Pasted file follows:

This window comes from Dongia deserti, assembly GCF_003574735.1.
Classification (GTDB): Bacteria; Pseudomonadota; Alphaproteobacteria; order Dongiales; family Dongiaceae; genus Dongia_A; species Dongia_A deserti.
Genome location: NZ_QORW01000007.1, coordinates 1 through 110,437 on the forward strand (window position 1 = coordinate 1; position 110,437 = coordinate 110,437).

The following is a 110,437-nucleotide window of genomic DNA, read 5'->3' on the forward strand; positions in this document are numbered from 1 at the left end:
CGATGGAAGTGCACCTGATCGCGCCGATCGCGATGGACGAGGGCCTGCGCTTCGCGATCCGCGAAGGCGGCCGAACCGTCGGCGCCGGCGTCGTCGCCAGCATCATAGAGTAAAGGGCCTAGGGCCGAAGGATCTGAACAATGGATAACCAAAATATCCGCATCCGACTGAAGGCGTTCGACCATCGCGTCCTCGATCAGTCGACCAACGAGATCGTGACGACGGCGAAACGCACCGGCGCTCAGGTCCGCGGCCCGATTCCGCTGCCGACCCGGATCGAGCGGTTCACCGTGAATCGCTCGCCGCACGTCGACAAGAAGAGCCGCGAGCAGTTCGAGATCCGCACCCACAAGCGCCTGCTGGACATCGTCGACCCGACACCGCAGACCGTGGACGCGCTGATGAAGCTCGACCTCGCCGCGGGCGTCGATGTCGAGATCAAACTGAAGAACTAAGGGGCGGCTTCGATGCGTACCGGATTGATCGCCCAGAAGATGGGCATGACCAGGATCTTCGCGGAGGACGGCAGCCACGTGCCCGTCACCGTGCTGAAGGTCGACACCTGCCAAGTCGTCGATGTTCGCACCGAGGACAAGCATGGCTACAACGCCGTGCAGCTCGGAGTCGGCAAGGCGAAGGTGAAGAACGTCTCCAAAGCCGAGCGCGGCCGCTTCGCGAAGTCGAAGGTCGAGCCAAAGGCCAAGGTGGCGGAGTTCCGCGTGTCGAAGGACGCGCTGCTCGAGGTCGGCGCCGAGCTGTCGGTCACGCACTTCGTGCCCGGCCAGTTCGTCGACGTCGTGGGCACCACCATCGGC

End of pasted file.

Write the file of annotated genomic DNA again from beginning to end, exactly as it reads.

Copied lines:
This window comes from Dongia deserti, assembly GCF_003574735.1.
Classification (GTDB): Bacteria; Pseudomonadota; Alphaproteobacteria; order Dongiales; family Dongiaceae; genus Dongia_A; species Dongia_A deserti.
Genome location: NZ_QORW01000007.1, coordinates 1 through 110,437 on the forward strand (window position 1 = coordinate 1; position 110,437 = coordinate 110,437).

The following is a 110,437-nucleotide window of genomic DNA, read 5'->3' on the forward strand; positions in this document are numbered from 1 at the left end:
CGATGGAAGTGCACCTGATCGCGCCGATCGCGATGGACGAGGGCCTGCGCTTCGCGATCCGCGAAGGCGGCCGAACCGTCGGCGCCGGCGTCGTCGCCAGCATCATAGAGTAAAGGGCCTAGGGCCGAAGGATCTGAACAATGGATAACCAAAATATCCGCATCCGACTGAAGGCGTTCGACCATCGCGTCCTCGATCAGTCGACCAACGAGATCGTGACGACGGCGAAACGCACCGGCGCTCAGGTCCGCGGCCCGATTCCGCTGCCGACCCGGATCGAGCGGTTCACCGTGAATCGCTCGCCGCACGTCGACAAGAAGAGCCGCGAGCAGTTCGAGATCCGCACCCACAAGCGCCTGCTGGACATCGTCGACCCGACACCGCAGACCGTGGACGCGCTGATGAAGCTCGACCTCGCCGCGGGCGTCGATGTCGAGATCAAACTGAAGAACTAAGGGGCGGCTTCGATGCGTACCGGATTGATCGCCCAGAAGATGGGCATGACCAGGATCTTCGCGGAGGACGGCAGCCACGTGCCCGTCACCGTGCTGAAGGTCGACACCTGCCAAGTCGTCGATGTTCGCACCGAGGACAAGCATGGCTACAACGCCGTGCAGCTCGGAGTCGGCAAGGCGAAGGTGAAGAACGTCTCCAAAGCCGAGCGCGGCCGCTTCGCGAAGTCGAAGGTCGAGCCAAAGGCCAAGGTGGCGGAGTTCCGCGTGTCGAAGGACGCGCTGCTCGAGGTCGGCGCCGAGCTGTCGGTCACGCACTTCGTGCCCGGCCAGTTCGTCGACGTCGTGGGCACCACCATCGGC